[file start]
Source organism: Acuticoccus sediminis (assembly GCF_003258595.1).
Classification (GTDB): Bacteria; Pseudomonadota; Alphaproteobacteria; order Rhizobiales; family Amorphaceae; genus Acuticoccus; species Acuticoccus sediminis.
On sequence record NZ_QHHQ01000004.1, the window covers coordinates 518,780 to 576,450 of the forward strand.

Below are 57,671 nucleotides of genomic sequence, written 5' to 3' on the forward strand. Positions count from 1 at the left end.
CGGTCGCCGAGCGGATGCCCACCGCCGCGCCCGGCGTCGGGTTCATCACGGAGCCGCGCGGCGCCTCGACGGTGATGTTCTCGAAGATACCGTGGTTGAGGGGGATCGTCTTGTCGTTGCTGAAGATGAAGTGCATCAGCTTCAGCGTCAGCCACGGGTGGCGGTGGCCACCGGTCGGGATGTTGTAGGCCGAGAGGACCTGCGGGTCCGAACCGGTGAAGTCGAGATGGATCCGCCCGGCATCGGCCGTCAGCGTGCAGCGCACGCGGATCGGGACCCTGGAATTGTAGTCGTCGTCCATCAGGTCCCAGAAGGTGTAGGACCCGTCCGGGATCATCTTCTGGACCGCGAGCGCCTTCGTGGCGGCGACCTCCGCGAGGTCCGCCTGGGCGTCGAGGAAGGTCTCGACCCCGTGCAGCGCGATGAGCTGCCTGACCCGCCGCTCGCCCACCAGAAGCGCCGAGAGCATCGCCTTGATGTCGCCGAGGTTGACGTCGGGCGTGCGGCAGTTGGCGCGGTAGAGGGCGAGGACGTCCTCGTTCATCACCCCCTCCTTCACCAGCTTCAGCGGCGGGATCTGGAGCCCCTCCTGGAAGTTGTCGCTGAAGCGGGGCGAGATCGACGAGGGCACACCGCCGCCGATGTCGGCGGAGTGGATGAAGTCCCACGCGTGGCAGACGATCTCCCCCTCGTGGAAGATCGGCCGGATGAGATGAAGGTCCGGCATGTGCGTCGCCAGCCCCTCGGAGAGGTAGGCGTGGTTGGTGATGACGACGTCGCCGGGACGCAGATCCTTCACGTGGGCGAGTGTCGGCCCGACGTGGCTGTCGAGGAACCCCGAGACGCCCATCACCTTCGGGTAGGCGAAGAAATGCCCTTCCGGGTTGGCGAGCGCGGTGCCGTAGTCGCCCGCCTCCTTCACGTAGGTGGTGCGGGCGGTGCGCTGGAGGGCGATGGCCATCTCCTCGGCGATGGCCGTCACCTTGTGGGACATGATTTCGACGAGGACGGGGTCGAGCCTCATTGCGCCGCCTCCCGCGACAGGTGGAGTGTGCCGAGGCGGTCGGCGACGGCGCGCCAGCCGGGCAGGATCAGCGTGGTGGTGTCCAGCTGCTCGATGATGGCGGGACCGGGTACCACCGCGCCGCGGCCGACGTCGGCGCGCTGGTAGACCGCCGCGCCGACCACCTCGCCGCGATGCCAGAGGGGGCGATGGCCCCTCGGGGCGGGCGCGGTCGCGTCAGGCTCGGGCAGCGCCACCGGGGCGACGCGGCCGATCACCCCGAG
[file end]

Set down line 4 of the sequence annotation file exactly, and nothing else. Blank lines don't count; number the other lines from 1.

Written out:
Below are 57,671 nucleotides of genomic sequence, written 5' to 3' on the forward strand. Positions count from 1 at the left end.